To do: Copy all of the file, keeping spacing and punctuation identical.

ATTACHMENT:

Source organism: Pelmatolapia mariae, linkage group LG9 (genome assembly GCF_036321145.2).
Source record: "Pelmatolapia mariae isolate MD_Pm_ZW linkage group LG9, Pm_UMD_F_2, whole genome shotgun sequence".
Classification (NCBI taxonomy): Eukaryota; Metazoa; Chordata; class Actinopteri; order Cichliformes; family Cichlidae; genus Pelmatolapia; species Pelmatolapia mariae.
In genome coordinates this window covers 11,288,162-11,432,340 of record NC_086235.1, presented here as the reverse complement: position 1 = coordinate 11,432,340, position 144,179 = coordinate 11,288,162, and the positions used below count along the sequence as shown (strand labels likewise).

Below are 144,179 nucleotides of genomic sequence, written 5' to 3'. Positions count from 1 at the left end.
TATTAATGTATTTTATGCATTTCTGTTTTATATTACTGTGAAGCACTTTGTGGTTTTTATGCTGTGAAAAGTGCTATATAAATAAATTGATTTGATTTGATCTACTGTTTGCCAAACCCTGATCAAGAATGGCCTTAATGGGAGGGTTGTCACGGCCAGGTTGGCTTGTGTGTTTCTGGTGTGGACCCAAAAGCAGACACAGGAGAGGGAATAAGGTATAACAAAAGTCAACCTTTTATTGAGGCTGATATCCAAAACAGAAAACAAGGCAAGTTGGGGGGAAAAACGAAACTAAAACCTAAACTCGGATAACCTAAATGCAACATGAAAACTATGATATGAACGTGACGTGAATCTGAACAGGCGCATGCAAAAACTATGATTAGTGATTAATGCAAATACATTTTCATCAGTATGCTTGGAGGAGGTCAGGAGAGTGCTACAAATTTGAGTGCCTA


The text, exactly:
Source organism: Pelmatolapia mariae, linkage group LG9 (genome assembly GCF_036321145.2).
Source record: "Pelmatolapia mariae isolate MD_Pm_ZW linkage group LG9, Pm_UMD_F_2, whole genome shotgun sequence".
Classification (NCBI taxonomy): Eukaryota; Metazoa; Chordata; class Actinopteri; order Cichliformes; family Cichlidae; genus Pelmatolapia; species Pelmatolapia mariae.
In genome coordinates this window covers 11,288,162-11,432,340 of record NC_086235.1, presented here as the reverse complement: position 1 = coordinate 11,432,340, position 144,179 = coordinate 11,288,162, and the positions used below count along the sequence as shown (strand labels likewise).

Below are 144,179 nucleotides of genomic sequence, written 5' to 3'. Positions count from 1 at the left end.
TATTAATGTATTTTATGCATTTCTGTTTTATATTACTGTGAAGCACTTTGTGGTTTTTATGCTGTGAAAAGTGCTATATAAATAAATTGATTTGATTTGATCTACTGTTTGCCAAACCCTGATCAAGAATGGCCTTAATGGGAGGGTTGTCACGGCCAGGTTGGCTTGTGTGTTTCTGGTGTGGACCCAAAAGCAGACACAGGAGAGGGAATAAGGTATAACAAAAGTCAACCTTTTATTGAGGCTGATATCCAAAACAGAAAACAAGGCAAGTTGGGGGGAAAAACGAAACTAAAACCTAAACTCGGATAACCTAAATGCAACATGAAAACTATGATATGAACGTGACGTGAATCTGAACAGGCGCATGCAAAAACTATGATTAGTGATTAATGCAAATACATTTTCATCAGTATGCTTGGAGGAGGTCAGGAGAGTGCTACAAATTTGAGTGCCTA